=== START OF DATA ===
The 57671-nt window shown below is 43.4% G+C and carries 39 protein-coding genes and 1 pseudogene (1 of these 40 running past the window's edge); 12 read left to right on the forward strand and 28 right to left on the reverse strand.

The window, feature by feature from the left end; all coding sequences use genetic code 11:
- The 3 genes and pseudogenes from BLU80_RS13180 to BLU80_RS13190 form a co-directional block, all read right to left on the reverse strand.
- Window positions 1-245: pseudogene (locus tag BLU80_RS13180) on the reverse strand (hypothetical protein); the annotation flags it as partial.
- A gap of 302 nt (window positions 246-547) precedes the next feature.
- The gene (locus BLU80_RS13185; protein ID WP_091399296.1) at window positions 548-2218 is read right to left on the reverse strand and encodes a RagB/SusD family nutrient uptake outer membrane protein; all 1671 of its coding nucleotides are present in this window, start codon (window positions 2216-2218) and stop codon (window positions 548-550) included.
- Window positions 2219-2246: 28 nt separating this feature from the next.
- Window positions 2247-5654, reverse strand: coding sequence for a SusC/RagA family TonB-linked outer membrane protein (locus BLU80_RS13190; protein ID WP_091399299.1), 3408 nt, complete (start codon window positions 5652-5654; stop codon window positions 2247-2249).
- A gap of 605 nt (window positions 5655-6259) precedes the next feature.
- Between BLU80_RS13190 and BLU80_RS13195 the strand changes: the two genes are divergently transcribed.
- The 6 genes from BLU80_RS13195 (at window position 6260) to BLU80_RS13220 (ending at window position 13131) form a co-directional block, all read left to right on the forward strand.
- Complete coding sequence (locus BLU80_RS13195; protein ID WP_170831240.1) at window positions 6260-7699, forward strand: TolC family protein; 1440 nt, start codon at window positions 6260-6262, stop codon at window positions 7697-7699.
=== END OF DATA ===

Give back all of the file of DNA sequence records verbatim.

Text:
The 57671-nt window shown below is 43.4% G+C and carries 39 protein-coding genes and 1 pseudogene (1 of these 40 running past the window's edge); 12 read left to right on the forward strand and 28 right to left on the reverse strand.

The window, feature by feature from the left end; all coding sequences use genetic code 11:
- The 3 genes and pseudogenes from BLU80_RS13180 to BLU80_RS13190 form a co-directional block, all read right to left on the reverse strand.
- Window positions 1-245: pseudogene (locus tag BLU80_RS13180) on the reverse strand (hypothetical protein); the annotation flags it as partial.
- A gap of 302 nt (window positions 246-547) precedes the next feature.
- The gene (locus BLU80_RS13185; protein ID WP_091399296.1) at window positions 548-2218 is read right to left on the reverse strand and encodes a RagB/SusD family nutrient uptake outer membrane protein; all 1671 of its coding nucleotides are present in this window, start codon (window positions 2216-2218) and stop codon (window positions 548-550) included.
- Window positions 2219-2246: 28 nt separating this feature from the next.
- Window positions 2247-5654, reverse strand: coding sequence for a SusC/RagA family TonB-linked outer membrane protein (locus BLU80_RS13190; protein ID WP_091399299.1), 3408 nt, complete (start codon window positions 5652-5654; stop codon window positions 2247-2249).
- A gap of 605 nt (window positions 5655-6259) precedes the next feature.
- Between BLU80_RS13190 and BLU80_RS13195 the strand changes: the two genes are divergently transcribed.
- The 6 genes from BLU80_RS13195 (at window position 6260) to BLU80_RS13220 (ending at window position 13131) form a co-directional block, all read left to right on the forward strand.
- Complete coding sequence (locus BLU80_RS13195; protein ID WP_170831240.1) at window positions 6260-7699, forward strand: TolC family protein; 1440 nt, start codon at window positions 6260-6262, stop codon at window positions 7697-7699.